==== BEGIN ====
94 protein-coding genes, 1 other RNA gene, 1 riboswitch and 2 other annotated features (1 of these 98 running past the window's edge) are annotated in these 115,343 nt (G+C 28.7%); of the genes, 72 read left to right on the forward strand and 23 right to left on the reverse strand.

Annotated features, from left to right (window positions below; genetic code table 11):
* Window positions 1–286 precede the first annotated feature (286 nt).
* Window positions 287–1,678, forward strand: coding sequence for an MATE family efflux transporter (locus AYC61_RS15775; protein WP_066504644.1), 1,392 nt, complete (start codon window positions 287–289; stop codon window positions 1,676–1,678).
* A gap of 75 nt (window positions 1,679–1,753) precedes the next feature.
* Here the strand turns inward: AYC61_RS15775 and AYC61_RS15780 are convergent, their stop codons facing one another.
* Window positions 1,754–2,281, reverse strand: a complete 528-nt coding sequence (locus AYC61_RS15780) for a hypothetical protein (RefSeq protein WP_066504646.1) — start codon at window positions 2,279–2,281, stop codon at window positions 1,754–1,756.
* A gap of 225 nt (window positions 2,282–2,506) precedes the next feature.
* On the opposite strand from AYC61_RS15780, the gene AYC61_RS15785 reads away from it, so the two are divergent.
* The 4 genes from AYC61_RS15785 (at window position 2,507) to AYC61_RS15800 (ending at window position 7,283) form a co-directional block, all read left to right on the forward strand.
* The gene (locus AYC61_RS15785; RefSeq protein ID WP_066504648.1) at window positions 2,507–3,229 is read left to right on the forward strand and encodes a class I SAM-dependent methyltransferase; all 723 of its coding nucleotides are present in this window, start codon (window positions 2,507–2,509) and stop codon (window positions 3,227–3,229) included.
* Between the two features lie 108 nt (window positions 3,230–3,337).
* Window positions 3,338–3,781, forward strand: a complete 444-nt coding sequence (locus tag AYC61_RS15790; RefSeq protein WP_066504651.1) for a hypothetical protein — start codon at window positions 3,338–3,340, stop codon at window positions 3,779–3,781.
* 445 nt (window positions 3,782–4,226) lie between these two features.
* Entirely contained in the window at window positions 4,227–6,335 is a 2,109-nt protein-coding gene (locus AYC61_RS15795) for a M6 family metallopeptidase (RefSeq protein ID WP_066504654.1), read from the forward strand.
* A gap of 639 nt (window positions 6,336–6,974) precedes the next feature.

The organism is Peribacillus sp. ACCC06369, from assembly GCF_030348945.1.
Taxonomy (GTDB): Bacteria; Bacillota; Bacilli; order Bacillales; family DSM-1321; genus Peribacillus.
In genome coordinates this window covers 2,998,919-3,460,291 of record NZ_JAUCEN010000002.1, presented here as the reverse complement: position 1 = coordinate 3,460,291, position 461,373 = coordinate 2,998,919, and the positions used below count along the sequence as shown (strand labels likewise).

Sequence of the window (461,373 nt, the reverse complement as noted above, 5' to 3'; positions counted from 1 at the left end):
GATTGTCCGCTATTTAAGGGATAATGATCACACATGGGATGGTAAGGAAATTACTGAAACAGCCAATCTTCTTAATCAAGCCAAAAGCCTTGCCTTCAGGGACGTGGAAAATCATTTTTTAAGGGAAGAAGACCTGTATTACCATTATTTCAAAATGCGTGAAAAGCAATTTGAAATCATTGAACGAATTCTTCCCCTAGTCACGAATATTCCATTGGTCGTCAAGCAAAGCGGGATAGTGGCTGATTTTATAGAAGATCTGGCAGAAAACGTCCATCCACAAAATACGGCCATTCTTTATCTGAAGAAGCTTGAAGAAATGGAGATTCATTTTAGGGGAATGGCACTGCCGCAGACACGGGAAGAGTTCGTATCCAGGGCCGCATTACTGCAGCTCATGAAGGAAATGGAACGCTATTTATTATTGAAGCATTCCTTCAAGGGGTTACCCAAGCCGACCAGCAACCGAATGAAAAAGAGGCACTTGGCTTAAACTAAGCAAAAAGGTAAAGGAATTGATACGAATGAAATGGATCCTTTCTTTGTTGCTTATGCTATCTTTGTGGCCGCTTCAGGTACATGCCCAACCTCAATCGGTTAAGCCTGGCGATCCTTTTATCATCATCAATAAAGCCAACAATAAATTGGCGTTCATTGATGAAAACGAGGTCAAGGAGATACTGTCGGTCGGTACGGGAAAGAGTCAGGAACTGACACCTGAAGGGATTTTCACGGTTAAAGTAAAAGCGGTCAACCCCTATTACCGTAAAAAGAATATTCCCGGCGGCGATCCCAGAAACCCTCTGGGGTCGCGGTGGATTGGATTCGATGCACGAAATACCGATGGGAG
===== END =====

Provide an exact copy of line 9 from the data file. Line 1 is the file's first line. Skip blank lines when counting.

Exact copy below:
* On the opposite strand from AYC61_RS15780, the gene AYC61_RS15785 reads away from it, so the two are divergent.